Harry S. Truman
In the case of Obamacare, leading members of the intellectual class produced the appropriately rigged studies to promote the racket. Then members of the Obama administration and liberal Democrats in Congress took up these studies as an irrefutable demonstration of the wonders of Obamacare. Finally anchorpeople and reporters lined up to amplify the falsehoods and complete the sale to the American people. Despite all this, the American people remained unconvinced. Even so, the con men generated enough support that Democratic legislators, on a straight-party vote, got Obamacare through.
Dinesh D'Souza (Stealing America: What My Experience with Criminal Gangs Taught Me about Obama, Hillary, and the Democratic Party)
Harry H. Laughlin was highly important for the Nazi crusade to breed a “master race.” This American positioned himself to have a significant effect on the world’s population. During his career Laughlin would: ~ Write the “Model Eugenical Law” that the Nazis used to draft portions of the Nuremberg decrees that led to The Holocaust. ~ Be appointed as “expert” witness for the U.S. Congress when the 1924 Immigration Restriction Act was passed. The 1924 Act would prevent many Jewish refugees from reaching the safety of U.S. shores during The Holocaust. ~ Provide the "scientific" basis for the 1927 Buck v. Bell Supreme Court case that made "eugenic sterilization" legal in the United States. This paved the way for 80,000 Americans to be sterilized against their will. ~ Defend Hitler's Nuremberg decrees as “scientifically” sound in order to dispel international criticism. ~ Create the political organization that ensured that the “science” of eugenics would survive the negative taint of The Holocaust. This organization would be instrumental in the Jim Crow era of legislative racism. H.H. Laughlin was given an honorary degree from Heidelberg University by Hitler's government, specifically for these accomplishments. Yet, no one has ever written a book on Laughlin. Despite the very large amount of books about The Holocaust, Laughlin is largely unknown outside of academic circles. The Carnegie Institution of Washington, D.C. gave this author permission to survey its internal correspondence leading up to The Holocaust and before the Institution retired Laughlin. These documents have not been seen for decades. They are the backbone of this book. The story line intensifies as the Carnegie leadership comes to the horrible realization that one of its most recognized scientists was supporting Hitler’s regime.
A.E. Samaan (H.H. Laughlin: American Scientist, American Progressive, Nazi Collaborator (History of Eugenics, Vol. 2))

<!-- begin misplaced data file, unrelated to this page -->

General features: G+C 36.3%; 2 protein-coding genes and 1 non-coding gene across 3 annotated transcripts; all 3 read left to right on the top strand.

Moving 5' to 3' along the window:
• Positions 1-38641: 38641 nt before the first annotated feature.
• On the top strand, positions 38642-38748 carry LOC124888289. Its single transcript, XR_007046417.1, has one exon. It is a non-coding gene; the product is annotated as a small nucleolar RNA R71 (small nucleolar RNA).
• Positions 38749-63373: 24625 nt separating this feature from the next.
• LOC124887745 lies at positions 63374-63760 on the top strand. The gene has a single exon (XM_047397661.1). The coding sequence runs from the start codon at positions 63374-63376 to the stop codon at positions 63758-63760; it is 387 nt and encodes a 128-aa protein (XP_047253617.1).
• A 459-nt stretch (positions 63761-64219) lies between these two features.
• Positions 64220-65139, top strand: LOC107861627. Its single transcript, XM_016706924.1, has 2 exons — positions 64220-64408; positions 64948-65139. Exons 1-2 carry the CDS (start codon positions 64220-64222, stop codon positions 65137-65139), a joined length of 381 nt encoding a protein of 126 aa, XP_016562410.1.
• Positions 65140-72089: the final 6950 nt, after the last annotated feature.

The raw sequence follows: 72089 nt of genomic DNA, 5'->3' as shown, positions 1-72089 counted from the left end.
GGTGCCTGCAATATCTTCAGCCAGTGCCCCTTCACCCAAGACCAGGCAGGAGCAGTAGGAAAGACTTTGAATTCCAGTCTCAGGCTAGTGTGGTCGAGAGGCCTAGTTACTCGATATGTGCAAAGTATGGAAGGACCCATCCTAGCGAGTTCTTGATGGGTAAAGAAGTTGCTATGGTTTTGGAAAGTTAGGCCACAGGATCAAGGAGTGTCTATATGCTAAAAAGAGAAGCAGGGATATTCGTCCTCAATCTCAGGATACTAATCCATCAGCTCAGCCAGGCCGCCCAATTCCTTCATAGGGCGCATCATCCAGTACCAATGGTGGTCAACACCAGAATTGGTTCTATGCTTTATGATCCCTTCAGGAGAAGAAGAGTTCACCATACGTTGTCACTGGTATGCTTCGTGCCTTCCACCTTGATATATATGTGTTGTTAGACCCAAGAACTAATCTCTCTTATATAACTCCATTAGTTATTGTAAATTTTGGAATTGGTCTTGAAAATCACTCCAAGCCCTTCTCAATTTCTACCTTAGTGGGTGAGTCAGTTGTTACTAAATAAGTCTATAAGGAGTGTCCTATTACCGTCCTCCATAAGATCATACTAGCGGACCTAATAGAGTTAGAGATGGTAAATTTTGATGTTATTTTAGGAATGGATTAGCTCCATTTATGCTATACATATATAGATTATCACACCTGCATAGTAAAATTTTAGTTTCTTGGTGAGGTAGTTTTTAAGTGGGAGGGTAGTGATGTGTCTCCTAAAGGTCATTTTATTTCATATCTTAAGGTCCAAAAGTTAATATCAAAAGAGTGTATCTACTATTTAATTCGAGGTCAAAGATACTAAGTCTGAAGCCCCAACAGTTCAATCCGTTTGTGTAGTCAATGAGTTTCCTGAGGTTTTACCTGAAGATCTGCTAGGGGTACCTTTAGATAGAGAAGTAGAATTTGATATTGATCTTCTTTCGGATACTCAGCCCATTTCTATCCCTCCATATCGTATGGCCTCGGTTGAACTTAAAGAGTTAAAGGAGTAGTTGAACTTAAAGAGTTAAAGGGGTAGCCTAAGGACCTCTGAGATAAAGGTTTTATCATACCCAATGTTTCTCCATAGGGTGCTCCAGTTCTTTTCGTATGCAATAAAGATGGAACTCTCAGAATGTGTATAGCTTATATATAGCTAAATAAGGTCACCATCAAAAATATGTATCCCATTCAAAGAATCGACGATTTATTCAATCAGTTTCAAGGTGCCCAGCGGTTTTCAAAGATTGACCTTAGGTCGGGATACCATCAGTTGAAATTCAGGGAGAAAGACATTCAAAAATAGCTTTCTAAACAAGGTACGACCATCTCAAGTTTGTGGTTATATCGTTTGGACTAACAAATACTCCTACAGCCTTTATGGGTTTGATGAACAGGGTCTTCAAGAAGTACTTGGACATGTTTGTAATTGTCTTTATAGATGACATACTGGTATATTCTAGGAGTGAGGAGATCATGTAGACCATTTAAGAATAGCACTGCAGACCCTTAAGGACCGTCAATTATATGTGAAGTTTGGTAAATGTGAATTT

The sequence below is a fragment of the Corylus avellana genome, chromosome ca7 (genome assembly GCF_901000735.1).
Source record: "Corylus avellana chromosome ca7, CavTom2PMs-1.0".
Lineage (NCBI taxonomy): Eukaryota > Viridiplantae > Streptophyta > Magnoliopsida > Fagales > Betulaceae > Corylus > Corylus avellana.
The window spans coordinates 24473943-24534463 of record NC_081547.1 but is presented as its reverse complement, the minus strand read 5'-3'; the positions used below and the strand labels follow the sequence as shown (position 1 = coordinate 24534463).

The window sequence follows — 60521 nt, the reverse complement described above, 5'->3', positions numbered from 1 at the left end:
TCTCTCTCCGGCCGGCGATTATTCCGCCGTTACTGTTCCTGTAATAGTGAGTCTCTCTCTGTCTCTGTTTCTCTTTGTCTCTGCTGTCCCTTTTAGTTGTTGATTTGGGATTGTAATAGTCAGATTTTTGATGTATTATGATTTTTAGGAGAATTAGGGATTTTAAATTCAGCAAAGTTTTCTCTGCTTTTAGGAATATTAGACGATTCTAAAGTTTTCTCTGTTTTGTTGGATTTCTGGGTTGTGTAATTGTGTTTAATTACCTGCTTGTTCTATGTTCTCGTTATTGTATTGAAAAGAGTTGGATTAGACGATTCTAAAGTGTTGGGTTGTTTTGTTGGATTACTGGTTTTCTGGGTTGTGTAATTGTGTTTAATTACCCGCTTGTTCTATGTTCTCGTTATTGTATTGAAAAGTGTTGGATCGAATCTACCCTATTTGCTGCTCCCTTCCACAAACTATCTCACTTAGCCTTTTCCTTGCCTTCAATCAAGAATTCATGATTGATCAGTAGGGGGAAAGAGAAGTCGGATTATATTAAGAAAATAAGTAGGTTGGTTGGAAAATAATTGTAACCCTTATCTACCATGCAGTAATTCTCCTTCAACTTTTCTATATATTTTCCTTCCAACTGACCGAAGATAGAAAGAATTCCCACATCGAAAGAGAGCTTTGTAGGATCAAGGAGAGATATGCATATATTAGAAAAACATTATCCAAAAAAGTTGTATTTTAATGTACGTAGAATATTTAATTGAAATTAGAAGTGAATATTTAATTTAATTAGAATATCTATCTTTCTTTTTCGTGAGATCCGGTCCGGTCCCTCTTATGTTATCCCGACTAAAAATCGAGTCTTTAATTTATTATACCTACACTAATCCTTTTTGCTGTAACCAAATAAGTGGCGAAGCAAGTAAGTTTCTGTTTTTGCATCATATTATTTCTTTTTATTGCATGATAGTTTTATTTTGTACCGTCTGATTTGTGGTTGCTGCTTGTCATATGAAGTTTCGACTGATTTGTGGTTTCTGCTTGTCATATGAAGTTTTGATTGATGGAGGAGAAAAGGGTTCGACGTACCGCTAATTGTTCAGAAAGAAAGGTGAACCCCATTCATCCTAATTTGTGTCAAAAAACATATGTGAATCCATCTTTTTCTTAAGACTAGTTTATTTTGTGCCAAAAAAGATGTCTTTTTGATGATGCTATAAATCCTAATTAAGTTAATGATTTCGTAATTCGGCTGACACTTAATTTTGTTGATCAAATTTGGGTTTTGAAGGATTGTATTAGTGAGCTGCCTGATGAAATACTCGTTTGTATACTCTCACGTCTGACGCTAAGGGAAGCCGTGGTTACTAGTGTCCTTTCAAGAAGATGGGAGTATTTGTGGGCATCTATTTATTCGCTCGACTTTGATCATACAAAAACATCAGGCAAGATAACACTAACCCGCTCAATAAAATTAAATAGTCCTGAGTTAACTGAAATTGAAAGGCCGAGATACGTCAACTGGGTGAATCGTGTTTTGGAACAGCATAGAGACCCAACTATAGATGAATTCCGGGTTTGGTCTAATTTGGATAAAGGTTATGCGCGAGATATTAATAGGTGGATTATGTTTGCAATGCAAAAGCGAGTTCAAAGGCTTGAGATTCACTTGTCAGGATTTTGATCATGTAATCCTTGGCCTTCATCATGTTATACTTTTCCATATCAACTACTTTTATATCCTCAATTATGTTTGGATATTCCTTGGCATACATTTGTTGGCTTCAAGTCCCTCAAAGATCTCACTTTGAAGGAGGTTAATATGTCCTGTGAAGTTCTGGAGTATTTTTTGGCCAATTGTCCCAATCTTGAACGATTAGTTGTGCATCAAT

Humans have natural rights in the state of nature but they do not have civil rights. Civil rights are derived from membership in a society. The Republicans who controlled both houses of Congress after the Civil War knew this. They also knew that, before conferring civil rights, they had to once and for all abolish slavery. The Thirteenth Amendment ending slavery was passed by the Senate on April 8, 1864, and by the House on January 31, 1865. Republican support for the amendment: 100 percent. Democratic support: 23 percent. Even after the Civil War, only a tiny percentage of Democrats were willing to sign up to permanently end slavery. Most Democrats wanted it to continue. In the following year, on June 13, 1866, the Republican Congress passed the Fourteenth Amendment overturning the Dred Scott decision and granting full citizenship and equal rights under the law to blacks. This amendment prohibited states from abridging the “privileges and immunities” of all citizens, from depriving them of “due process of law” or denying them “equal protection of the law.” The Fourteenth Amendment passed the House and Senate with exclusive Republican support. Not a single Democrat either in the House or the Senate voted for it. Two years later, in 1868, Congress with the support of newly-elected Republican president Ulysses Grant passed the Fifteenth Amendment granting suffrage to blacks. The right to vote, it said, cannot be “denied or abridged by the United States or any state on account of race, color or previous condition of servitude.” In the Senate, the Fifteenth Amendment passed by a vote of 39 to 13. Every one of the 39 “yes” votes came from Republicans. (Some Republicans like Charles Sumner abstained because they wanted the measure to go even further than it did.) All the 13 “no” votes came from Democrats. In the House, every “yes” vote came from a Republican and every Democrat voted “no.” It is surely a matter of the greatest significance that the constitutional provisions that made possible the Civil Rights Act, the Voting Rights Act, and the Fair Housing Bill only entered the Constitution thanks to the Republican Party. Beyond this, the GOP put forward a series of Civil Rights laws to further reinforce black people’s rights to freedom, equality, and social justice. When Republicans passed the Civil Rights Act of 1866—guaranteeing to blacks the rights to make contracts and to have the criminal laws apply equally to whites and blacks—the Democrats struck back. They didn’t have the votes in Congress, but they had a powerful ally in President Andrew Johnson. Johnson vetoed the legislation. Now this may seem like an odd act for Lincoln’s vice president, but it actually wasn’t. Many people don’t realize that Johnson wasn’t a Republican; he was a Democrat. Historian Kenneth Stampp calls him “the last Jacksonian.”8 Lincoln put him on the ticket because he was a pro-union Democrat and Lincoln was looking for ways to win the votes of Democrats opposed to secession. Johnson, however, was both a southern partisan and a Democratic partisan. Once the Civil War ended, he attempted to lead weak-kneed Republicans into a new Democratic coalition based on racism and white privilege. Johnson championed the Democratic mantra of white supremacy, declaring, “This is a country for white men and, by God, as long as I am president, it shall be a government of white men.” In his 1867 annual message to Congress, Johnson declared that blacks possess “less capacity for government than any other race of people. No independent government of any form has ever been successful in their hands. On the contrary, wherever they have been left to their own devices they have shown a consistent tendency to relapse into barbarism.”9 These are perhaps the most racist words uttered by an American president, and no surprise, they were uttered by a Democrat.